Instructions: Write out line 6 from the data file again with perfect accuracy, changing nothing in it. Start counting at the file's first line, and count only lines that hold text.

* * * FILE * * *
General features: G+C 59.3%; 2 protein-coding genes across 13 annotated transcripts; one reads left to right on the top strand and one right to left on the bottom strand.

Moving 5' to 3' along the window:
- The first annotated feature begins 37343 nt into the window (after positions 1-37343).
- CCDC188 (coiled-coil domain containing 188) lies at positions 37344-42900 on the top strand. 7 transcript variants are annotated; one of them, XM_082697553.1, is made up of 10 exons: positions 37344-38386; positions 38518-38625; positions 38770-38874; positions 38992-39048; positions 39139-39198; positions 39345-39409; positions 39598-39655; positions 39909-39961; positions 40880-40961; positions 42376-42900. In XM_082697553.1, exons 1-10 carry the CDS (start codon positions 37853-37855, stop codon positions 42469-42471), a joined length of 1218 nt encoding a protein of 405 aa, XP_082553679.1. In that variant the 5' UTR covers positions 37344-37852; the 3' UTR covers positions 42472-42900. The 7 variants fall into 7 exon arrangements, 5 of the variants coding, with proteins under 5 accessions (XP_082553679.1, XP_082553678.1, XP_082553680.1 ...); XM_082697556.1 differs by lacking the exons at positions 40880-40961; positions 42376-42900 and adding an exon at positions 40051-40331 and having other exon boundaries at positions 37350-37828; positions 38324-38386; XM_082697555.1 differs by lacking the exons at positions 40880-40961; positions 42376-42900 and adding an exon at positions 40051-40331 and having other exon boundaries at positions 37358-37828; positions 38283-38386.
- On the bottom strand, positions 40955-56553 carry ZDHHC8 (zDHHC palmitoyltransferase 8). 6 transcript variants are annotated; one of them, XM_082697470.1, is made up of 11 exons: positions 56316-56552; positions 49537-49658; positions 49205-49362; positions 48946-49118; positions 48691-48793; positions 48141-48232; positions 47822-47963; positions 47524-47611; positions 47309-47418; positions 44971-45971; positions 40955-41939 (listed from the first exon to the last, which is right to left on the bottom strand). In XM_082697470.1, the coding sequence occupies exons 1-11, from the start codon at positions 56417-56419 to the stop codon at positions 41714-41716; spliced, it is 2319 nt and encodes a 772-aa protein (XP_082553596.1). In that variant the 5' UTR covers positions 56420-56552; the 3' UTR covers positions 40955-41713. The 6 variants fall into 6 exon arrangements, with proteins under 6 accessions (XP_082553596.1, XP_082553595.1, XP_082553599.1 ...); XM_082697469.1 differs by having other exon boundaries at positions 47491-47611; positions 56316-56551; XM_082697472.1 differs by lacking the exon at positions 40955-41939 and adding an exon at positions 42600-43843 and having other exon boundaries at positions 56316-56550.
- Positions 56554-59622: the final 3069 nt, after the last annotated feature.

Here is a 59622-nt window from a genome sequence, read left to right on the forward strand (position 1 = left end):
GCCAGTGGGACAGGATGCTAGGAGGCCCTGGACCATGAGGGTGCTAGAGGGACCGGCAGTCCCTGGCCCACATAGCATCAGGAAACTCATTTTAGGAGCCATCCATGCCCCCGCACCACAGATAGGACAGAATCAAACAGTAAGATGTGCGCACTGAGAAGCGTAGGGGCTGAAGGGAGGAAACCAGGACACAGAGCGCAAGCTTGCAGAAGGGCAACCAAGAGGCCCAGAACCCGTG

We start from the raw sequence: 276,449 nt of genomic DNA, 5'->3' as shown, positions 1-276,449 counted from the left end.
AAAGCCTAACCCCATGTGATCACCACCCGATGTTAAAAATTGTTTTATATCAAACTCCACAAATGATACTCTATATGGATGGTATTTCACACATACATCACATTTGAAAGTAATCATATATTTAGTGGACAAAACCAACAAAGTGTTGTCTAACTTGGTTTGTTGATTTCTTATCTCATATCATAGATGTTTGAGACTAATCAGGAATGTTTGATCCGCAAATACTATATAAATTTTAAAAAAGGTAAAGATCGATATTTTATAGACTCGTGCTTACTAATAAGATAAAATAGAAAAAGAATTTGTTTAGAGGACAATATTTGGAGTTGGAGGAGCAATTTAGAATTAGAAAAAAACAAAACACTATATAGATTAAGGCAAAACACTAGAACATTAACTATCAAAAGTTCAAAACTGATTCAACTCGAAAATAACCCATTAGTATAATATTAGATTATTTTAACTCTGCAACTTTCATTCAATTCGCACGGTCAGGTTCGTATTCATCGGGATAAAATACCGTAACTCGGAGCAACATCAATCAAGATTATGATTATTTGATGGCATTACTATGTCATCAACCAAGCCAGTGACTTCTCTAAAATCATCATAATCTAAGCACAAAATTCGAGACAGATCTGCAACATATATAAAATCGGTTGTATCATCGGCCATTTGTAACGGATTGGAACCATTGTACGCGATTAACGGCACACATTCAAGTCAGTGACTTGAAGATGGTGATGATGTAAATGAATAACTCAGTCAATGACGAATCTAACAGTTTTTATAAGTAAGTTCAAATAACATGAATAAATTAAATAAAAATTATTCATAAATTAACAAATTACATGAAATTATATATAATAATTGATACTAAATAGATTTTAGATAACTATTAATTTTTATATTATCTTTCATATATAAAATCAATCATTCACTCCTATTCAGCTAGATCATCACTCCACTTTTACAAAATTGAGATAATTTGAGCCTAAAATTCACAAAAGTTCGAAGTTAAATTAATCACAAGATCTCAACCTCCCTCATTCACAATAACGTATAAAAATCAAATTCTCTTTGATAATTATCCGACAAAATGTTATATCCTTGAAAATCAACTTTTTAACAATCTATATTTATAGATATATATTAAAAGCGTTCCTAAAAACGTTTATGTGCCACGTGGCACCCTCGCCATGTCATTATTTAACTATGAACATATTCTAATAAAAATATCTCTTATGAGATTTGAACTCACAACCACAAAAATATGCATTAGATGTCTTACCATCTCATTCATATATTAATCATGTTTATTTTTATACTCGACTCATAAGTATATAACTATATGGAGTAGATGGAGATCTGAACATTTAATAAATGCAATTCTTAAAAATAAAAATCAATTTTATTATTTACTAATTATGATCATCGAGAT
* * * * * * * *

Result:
- Positions 56554-59622: the final 3069 nt, after the last annotated feature.